There’s New England Clam Chowder
— it’s white.
My first New England clam chowder in New England in 30 years

Photo by lucylarou

There’s Manhattan Clam Chowder
— it’s red.
Manhattan Clam Chowder

Photo by alexa627

Which is better or which came first … that’s a battle way bigger than this blog, and not one we’d bother trying to create a peace for.

Today’s forray into cultural cuisine brings us to the smallest state in the union, Rhode Island, and their unique take on chowder.

Every war — even a chowder war — needs a neutral party

Hardcore Rhode Islanders stay out of the white vs. red chowder debate. Consider them the isolationist Switzerland in this fracas. They’ve created something completed different– the clear broth chowder.

Eschewing the tomato base of Manhattan and the heavy cream of the other New England states, Rhode Island chowder uses clear broth as its base and lets the seafood, potatoes, and onions build most of the flavor of this regional oddity.

Real flavor prevails

How exactly did the clear broth take hold in this small corner of the country while the cream-based style consumed the rest of the New England region?

Some say it was the prevalence of the quahog. This immensely flavorful hard-shelled clam is plentiful off Rhode Island’s shores and is common in local chowders. Local seafood purists — as legend would have it — loved the flavor so much, that they felt drowning the clams in cream & butter or tomato sauce, would mask the quahog flavor. Therefore, Rhode Island chowder is much heavier on seafood flavor than their New England or Manhattan counterparts due to the plain base.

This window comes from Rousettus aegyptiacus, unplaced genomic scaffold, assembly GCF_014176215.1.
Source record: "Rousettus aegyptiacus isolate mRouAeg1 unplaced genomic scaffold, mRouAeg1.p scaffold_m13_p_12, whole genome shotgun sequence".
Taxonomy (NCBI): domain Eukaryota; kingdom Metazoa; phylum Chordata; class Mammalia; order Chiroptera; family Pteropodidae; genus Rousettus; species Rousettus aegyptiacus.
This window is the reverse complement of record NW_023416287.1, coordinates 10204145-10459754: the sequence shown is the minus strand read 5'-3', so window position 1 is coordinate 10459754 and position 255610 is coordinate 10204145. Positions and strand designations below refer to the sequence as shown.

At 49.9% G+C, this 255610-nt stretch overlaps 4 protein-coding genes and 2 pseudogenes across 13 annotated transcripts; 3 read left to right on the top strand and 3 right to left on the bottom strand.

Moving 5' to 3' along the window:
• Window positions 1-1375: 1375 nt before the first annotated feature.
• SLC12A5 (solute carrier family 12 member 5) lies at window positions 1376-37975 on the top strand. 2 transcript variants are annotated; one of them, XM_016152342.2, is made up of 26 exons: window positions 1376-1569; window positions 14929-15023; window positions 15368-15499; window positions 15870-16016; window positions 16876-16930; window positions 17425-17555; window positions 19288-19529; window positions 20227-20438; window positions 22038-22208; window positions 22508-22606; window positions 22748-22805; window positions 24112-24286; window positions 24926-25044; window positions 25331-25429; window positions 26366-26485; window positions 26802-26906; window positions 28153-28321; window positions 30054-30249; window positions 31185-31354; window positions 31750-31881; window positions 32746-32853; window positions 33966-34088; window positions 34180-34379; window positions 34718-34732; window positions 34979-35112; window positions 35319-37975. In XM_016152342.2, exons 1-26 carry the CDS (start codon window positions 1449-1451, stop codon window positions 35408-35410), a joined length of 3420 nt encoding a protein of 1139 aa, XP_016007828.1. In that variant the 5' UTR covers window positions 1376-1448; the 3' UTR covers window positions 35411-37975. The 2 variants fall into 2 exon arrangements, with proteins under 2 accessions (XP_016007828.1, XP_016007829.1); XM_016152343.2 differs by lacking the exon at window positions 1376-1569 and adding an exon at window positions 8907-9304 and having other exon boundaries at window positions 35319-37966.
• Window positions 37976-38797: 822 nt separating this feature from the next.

Little Neck Clams by Ken Hammond

Little Neck Clams by Ken Hammond

Can I capture the Rhode Island flavor at home?

Yes. Fortunately, with modern shipping techniques, rich, flavorful New England clams are available across the country. While it may not be exactly the the same as you’d get on the Rhode Island shore, it’s pretty simple to do in your own kitchen.

Check with your local fishmonger to see if you can get real quahogs, but any clam variety works in this recipe.

Rhode Island Clam Chowder


  • 2 tablespoons olive oil
  • 2 ounces salt pork, chopped
  • 1 large onion, chopped (about 2 cups)
  • 1 cup chopped celery (about 3 stalks)
  • 4 cups red bliss potatoes (about 1¼ pounds), cut into ½-inch dice, peeled or unpeeled, your choice
  • the prepared meat of 10 to 12 clams
  • 2 cups clam juice
  • thyme, 1 teaspoon fresh or ½ teaspoon dried
  • water, to cover
  • salt
  • black pepper, freshly ground


  1. Cut clams into bite-sized pieces if necessary.
  2. In skillet, saute salt pork and onion until golden brown; drain.
  3. Put into slow cooker with clams. Add all remaining ingredients.
  4. Cover and cook on high 3 to 4 hours or until vegetables are tender.
  5. Top each serving with a little chopped parsley and serve with oyster crackers or crusty French bread.
Rhode Island Clear Clam Chowder at Champlin's Seafood Deck

Photo by Michiey